"Yes, it was for Philomena to marry a prince. Now you offer a...what? A Baron? An uncrowned king? A condemned traitor?" The Empress shook her head. "If you become King of Deusetats, I agree that there may be some benefit in solemnising our friendship through marriage, as I have wished to do for several years. That is a separate matter to this, and is not the surety I require."
"Your Blessed majesty, may I ask what you had in mind?"
"One of your cousins will be my guest in Jovan until I have no further need of your support." The Empress nodded to Holle and then Rainhart.
Tancred's head snapped around. "I..." he began.
"You wish to think about it?" said the Empress. "You are most welcome to; however, I leave tomorrow for Castlewood, so if we cannot come to an agreement in principle today, then it will be several weeks before we may meet again."
"But there is less than six months until the first snows will fall in Deusetats," Tancred protested. "Time is of the essence."
"I'm aware, but the business of running an empire..." The Empress spread her hands in a gesture of helplessness.
"Your Blessed majesty, I would gladly stay." Rainhart surprised himself by saying it. Everyone's attention turned to him. "If his grace is willing, that is."
Tancred turned back to the Empress. "I beg your indulgence. I must discuss this with my cousin."
"Of course." The Empress stood. "I will ask my secretary to find time for you this afternoon, if you will have an answer by then."
"Thank you, I will," said Tancred. As they left the Empress' quarters, Tancred grabbed Rainhart's arm. "Are you mad?" he said. "You wish to be Jovan's hostage?"
They hurried through the hallways. "You need this deal," said Rainhart, "and I don't suppose you'll have much use for me, since you three have... well, more useful skills."
"You were given your gift for a reason, Rainhart." Tancred strode quickly, looking around as he went through to the gardens. "We are all going to Deusetats."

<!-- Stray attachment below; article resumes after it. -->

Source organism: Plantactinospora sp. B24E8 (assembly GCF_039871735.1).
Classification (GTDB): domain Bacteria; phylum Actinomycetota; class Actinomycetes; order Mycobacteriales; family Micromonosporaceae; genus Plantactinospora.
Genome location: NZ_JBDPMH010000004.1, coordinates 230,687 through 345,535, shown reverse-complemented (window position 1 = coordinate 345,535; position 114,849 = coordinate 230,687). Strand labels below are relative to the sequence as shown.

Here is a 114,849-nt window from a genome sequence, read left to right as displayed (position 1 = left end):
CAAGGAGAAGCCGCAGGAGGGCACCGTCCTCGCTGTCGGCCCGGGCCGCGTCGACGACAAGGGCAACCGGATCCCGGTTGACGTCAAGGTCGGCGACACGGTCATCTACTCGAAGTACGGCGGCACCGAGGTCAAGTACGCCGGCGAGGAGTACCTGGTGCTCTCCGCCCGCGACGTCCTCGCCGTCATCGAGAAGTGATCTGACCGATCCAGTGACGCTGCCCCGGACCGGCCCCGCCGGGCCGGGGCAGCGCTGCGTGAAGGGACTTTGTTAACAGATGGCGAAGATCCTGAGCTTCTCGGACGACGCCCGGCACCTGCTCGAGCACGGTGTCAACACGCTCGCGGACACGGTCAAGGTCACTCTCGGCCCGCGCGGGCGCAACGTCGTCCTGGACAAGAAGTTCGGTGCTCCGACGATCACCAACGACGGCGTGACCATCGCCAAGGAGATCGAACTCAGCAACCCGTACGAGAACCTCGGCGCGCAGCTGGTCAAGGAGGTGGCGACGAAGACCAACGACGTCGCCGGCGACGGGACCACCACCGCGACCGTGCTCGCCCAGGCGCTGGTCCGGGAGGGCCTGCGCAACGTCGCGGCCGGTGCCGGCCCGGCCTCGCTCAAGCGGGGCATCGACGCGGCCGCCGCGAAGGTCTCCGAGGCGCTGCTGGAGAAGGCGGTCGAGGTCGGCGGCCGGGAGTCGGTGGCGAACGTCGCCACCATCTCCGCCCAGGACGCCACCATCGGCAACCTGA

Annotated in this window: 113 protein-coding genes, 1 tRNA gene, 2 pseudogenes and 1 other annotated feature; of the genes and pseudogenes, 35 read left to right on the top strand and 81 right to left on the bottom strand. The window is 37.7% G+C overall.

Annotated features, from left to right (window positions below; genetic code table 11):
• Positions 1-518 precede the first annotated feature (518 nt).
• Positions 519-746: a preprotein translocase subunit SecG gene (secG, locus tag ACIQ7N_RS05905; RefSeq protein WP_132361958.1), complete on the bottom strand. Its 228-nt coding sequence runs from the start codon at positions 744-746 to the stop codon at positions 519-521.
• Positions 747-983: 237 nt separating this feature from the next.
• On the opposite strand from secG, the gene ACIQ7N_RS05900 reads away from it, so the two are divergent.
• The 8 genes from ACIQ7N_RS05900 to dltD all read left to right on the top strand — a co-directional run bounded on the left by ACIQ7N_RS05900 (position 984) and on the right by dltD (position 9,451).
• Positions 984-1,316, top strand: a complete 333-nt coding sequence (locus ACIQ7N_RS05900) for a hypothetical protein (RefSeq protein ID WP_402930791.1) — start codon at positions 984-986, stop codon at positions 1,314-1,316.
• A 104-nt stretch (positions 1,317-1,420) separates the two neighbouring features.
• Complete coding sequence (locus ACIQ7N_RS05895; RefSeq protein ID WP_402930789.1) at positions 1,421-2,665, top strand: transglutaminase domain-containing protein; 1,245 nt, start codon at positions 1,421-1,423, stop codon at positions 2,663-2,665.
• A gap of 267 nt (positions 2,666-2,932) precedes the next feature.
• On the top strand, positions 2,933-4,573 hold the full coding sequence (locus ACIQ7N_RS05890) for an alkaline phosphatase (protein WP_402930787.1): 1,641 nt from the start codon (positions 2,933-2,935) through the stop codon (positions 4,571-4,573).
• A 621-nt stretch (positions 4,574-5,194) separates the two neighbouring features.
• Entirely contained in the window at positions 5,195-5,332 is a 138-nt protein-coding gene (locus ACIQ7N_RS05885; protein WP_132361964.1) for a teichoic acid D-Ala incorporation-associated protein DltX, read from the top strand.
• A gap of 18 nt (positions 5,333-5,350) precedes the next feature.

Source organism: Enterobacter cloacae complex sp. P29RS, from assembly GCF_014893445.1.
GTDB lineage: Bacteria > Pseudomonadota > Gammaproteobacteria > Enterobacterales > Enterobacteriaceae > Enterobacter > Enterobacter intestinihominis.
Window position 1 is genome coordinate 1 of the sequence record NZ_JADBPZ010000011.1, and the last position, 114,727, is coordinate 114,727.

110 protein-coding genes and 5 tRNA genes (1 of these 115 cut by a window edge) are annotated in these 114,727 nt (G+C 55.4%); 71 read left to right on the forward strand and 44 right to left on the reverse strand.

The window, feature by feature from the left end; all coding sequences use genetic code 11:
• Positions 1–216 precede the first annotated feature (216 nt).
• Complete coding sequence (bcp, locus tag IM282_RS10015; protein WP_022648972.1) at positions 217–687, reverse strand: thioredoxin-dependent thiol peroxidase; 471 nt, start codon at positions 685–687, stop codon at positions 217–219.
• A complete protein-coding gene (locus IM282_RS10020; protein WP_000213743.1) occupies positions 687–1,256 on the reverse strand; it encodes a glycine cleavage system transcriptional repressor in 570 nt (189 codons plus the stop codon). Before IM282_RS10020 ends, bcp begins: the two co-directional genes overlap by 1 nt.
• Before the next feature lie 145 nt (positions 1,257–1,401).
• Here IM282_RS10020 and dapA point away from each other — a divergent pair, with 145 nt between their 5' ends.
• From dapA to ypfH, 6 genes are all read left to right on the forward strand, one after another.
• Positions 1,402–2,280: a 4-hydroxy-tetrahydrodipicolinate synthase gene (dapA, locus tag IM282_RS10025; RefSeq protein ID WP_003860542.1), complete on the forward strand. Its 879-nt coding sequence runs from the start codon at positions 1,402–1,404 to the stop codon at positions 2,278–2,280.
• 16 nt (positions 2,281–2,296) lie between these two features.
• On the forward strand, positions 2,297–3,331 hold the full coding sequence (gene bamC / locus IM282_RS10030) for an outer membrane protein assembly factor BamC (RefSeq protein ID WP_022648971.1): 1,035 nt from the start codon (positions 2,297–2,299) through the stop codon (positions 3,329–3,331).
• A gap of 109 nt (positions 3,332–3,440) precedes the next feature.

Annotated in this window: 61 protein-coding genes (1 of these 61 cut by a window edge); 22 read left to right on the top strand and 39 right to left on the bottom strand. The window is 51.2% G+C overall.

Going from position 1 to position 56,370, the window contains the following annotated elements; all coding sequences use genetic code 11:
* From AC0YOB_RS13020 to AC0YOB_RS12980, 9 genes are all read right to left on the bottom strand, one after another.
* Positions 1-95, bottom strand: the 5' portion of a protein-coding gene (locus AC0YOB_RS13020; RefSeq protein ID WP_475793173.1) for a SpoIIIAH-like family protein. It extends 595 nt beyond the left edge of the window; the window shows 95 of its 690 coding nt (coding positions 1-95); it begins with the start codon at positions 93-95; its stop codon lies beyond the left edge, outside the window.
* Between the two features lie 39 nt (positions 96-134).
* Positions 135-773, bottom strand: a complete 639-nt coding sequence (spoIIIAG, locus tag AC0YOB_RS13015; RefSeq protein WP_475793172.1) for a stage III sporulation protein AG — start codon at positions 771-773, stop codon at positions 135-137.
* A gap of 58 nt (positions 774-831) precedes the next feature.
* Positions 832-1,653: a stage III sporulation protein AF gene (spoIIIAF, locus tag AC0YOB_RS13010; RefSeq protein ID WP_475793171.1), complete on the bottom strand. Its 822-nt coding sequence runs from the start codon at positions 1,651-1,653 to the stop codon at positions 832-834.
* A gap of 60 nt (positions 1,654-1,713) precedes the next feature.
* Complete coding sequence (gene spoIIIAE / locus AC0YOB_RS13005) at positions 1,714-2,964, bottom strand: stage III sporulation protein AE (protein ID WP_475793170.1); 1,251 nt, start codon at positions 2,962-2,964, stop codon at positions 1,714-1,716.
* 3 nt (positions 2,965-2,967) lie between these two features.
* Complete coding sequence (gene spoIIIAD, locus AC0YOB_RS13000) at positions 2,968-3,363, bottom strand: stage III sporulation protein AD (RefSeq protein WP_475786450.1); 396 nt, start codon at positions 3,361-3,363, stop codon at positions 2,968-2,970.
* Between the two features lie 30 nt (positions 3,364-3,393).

"All right," said Holle, "then how do we answer the Empress' offer?"
"No offer of sacrifice from you?" said Tancred, not slowing his pace.
"Hardly my style," Holle replied, sounding bored. "What about Maldwyn?"
"Well, the great gods know I'd prefer he wasn't hanging around Breg." Tancred stopped. "We should be able to talk here without being overheard." Rainhart looked around; they stood in the middle of a garden of low hedges; there would be no way someone could hide within earshot. "I'm very sorry, Lady Philomena," said Tancred. "But would you mind giving my cousins and me a moment alone?"
"You want to use your gift on the Empress," said Philomena. "Don't worry, I understand. But I will give you some privacy."
Tancred reached out and put his hand on her shoulder. "Thank you," he said. "I--we are very lucky to have you."
She left. Rainhart watched her go. She was such a petite thing. Aside from colouring, she didn't really resemble Lord Valentin or the Empress at all.
"She--" he began, but bit it off.
Tancred waited for him to continue. When Rainhart was silent, Tancred said, "We were given these gifts to help us retake Deusetats and protect the sacred forest. It would be foolish not to use them. Did you read the Empress?"
"I tried." Rainhart frowned, "but I couldn't find the still place."
"That's worrying." Tancred looked at him closely. "Holle?"
Holle had closed her eyes and was breathing deeply. "It's difficult," she said, her brow furrowing. "Ah, there."
"Perhaps we are too far from the glen?" Rainhart crossed his arms.
"Or perhaps we are failing in our mission," said Holle quietly.
"There will be an agreement today," said Tancred. "I don't care what it takes."
YOU ARE READING
Philomena is a child of the empire, traded to faraway Deusetats to seal an alliance and marry a prince: the handsome but arrogant Prince Rainhart. However, politics is never simple. On the eve of Philomena's wedding, the king is brutally assassinat...